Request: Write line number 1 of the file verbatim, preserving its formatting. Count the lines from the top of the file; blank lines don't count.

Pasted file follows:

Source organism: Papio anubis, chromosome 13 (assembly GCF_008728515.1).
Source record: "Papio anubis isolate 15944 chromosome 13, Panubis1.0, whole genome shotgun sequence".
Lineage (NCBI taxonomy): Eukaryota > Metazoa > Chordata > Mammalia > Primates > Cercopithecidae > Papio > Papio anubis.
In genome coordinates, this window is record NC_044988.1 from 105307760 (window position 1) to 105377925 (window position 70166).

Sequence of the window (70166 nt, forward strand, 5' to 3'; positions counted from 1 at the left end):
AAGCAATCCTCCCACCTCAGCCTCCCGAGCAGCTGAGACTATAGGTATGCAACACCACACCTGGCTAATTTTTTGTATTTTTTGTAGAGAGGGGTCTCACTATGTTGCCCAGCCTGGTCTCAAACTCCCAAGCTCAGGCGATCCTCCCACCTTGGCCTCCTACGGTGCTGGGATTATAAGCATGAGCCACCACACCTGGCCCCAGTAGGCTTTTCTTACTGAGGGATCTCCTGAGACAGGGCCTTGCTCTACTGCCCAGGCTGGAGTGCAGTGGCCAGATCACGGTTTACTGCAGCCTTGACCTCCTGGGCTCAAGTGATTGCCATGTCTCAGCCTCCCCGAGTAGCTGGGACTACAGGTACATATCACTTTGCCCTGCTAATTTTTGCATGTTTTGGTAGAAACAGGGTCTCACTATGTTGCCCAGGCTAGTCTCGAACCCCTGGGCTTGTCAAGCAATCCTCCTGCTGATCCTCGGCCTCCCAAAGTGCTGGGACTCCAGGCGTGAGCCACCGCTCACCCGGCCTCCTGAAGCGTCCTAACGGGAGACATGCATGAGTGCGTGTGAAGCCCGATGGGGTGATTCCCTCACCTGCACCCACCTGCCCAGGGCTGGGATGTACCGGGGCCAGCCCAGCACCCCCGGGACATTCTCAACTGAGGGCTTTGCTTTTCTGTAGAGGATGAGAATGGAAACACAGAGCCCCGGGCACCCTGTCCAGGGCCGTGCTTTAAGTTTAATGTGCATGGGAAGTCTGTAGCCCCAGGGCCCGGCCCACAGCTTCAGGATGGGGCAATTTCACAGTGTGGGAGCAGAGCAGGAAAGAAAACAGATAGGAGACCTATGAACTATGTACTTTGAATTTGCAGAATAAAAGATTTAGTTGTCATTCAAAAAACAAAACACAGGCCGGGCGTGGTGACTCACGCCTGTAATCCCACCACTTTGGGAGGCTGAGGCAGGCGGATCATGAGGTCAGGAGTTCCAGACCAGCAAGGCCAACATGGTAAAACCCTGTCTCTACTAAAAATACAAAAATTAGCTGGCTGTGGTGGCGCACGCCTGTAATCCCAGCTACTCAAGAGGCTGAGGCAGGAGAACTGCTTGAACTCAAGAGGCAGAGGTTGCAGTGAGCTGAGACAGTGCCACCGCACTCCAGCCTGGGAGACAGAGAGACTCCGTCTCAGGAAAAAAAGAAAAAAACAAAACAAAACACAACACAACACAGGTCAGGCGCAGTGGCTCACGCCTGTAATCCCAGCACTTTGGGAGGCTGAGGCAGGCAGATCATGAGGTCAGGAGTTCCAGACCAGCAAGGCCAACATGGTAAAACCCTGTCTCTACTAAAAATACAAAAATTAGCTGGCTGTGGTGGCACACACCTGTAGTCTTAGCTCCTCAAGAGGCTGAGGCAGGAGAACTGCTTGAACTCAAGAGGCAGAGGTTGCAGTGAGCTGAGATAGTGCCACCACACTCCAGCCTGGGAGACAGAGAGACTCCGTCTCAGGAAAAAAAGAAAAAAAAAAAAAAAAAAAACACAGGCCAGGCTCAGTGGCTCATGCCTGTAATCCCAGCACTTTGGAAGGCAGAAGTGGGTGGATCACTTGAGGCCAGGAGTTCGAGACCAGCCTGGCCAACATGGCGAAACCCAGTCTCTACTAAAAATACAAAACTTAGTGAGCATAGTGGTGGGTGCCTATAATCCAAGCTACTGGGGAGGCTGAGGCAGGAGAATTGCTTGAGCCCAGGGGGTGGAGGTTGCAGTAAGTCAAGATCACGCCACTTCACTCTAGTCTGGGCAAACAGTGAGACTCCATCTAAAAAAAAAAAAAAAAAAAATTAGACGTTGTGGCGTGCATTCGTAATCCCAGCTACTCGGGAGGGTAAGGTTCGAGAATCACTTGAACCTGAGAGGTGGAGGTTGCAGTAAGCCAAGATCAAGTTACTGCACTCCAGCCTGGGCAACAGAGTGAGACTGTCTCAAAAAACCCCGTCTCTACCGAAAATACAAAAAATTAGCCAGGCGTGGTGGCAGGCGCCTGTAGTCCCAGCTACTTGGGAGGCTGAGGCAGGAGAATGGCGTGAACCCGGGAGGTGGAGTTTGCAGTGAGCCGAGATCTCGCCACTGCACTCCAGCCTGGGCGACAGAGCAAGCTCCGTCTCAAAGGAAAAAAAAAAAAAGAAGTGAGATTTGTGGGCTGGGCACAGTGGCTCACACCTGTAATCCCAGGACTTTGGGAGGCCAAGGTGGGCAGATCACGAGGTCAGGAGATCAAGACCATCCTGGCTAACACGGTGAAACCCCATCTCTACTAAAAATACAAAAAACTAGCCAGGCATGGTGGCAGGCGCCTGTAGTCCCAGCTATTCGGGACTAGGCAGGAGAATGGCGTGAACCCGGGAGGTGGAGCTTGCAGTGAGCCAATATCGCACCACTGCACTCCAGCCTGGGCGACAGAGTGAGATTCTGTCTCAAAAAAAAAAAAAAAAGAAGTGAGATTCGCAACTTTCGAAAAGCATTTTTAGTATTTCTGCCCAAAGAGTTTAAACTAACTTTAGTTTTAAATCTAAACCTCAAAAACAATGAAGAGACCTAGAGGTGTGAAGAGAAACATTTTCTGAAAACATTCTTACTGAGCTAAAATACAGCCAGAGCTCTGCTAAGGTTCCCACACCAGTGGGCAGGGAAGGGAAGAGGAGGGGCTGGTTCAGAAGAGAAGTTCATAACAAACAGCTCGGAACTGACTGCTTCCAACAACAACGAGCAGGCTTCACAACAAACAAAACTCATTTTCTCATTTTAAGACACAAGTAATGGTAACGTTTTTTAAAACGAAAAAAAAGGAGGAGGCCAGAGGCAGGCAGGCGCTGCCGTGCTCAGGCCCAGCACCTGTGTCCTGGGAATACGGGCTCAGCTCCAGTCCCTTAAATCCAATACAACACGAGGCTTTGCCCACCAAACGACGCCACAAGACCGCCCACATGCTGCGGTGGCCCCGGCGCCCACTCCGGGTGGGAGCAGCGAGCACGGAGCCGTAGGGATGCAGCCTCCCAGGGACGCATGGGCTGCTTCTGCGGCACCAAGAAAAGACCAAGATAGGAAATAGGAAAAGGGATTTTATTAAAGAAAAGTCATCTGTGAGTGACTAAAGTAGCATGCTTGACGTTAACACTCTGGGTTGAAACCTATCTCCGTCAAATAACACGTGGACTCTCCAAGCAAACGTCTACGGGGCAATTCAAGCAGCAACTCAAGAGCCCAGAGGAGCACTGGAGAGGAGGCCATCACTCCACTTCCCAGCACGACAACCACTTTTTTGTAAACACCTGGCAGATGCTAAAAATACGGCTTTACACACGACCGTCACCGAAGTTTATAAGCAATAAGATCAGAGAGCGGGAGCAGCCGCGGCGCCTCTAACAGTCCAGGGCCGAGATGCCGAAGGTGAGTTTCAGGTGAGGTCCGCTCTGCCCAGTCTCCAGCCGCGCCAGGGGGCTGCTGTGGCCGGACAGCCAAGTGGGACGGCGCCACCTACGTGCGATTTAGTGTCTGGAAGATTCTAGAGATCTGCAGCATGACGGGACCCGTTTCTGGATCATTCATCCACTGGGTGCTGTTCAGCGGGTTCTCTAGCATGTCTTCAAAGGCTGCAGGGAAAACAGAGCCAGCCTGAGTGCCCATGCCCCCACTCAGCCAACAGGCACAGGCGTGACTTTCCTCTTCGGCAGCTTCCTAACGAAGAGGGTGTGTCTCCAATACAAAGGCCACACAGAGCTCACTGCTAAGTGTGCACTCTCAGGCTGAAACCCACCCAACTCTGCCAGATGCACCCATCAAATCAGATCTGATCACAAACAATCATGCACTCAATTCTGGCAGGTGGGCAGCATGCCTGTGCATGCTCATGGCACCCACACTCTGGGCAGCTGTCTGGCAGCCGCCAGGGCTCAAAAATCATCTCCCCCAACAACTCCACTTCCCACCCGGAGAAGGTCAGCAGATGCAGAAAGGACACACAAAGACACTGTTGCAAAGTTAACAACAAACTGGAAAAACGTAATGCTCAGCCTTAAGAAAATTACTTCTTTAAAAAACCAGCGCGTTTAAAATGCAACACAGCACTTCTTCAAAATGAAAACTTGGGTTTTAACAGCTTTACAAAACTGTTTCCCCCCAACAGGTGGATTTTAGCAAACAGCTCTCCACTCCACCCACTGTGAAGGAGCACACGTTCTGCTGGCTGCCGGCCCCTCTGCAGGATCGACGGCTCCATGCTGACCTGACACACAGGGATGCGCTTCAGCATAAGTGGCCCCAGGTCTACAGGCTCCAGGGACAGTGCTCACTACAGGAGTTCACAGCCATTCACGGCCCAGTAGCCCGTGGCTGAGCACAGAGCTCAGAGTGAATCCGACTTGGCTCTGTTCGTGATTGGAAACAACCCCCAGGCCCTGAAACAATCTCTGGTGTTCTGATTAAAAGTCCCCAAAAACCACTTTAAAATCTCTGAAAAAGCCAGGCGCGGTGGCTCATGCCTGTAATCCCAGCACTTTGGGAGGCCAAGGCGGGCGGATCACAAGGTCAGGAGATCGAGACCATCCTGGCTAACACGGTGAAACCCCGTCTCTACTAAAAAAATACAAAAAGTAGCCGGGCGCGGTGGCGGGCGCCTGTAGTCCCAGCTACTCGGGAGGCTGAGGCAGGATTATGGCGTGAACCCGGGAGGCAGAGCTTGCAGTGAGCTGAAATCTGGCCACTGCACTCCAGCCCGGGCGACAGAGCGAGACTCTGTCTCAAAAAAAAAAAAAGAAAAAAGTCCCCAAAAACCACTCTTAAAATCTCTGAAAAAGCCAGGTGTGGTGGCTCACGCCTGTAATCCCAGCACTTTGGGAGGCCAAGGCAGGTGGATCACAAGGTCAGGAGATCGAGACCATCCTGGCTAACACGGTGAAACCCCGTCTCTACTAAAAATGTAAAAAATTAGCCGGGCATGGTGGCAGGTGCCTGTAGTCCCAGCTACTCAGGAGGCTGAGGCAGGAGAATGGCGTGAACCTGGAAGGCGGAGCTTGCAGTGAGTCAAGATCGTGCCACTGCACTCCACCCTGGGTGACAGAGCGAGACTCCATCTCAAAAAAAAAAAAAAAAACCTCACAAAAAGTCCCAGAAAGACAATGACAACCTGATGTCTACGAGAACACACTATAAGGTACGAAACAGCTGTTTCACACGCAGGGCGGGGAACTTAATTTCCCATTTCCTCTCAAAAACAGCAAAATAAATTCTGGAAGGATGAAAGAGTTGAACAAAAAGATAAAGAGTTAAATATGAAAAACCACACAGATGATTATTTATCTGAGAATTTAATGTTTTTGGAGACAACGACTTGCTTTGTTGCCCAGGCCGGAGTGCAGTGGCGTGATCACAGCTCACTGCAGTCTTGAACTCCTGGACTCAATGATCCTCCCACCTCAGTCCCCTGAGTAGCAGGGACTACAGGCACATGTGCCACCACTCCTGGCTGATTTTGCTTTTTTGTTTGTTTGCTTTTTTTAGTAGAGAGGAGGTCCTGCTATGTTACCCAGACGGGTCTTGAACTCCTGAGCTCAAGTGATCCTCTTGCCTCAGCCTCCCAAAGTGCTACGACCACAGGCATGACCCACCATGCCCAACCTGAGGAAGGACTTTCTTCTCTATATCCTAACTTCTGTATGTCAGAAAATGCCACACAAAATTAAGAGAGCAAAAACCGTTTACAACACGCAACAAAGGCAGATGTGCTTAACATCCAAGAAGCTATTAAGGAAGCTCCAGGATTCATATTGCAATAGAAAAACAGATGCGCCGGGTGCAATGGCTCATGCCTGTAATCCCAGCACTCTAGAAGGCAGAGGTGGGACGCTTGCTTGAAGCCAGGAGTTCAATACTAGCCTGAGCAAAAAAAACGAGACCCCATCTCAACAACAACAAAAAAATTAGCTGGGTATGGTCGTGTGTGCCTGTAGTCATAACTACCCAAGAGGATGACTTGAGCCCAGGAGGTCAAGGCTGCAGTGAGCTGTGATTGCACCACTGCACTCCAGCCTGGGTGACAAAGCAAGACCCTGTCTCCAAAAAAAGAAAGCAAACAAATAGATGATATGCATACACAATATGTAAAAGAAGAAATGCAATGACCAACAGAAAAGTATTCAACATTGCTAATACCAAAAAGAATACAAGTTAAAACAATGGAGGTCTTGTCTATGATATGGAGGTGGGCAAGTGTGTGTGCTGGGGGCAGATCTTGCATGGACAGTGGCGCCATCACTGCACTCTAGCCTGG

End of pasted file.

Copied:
Source organism: Papio anubis, chromosome 13 (assembly GCF_008728515.1).